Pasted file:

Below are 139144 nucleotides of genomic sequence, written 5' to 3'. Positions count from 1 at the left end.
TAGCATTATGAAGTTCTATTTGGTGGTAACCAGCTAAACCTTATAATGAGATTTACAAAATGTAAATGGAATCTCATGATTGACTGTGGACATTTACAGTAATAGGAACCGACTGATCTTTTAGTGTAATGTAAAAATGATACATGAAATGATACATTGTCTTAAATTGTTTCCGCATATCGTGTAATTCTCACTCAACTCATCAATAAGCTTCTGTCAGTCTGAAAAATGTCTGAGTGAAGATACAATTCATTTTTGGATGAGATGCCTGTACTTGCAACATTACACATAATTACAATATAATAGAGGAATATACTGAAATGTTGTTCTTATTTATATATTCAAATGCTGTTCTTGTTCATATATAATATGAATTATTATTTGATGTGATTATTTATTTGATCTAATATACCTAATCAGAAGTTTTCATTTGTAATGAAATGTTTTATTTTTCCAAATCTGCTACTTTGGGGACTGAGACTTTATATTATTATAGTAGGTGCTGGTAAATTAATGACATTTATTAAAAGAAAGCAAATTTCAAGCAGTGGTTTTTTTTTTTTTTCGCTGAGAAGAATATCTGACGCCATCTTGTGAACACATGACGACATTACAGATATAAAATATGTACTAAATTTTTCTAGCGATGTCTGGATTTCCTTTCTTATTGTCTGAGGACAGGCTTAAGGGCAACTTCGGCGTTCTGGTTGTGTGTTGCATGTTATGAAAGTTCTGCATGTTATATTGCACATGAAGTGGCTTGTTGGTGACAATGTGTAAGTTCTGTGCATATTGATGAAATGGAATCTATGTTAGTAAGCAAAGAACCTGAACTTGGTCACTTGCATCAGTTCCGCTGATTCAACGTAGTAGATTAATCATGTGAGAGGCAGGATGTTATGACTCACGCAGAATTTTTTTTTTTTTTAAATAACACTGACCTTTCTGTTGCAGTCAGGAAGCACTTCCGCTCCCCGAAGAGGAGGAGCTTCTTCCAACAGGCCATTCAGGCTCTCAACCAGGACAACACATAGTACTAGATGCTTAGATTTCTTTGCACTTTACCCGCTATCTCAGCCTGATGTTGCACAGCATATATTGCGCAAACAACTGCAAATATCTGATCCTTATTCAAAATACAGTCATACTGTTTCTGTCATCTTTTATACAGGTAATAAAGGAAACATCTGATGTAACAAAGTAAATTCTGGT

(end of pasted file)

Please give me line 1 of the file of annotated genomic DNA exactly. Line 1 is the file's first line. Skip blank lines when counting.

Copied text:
Below are 139144 nucleotides of genomic sequence, written 5' to 3'. Positions count from 1 at the left end.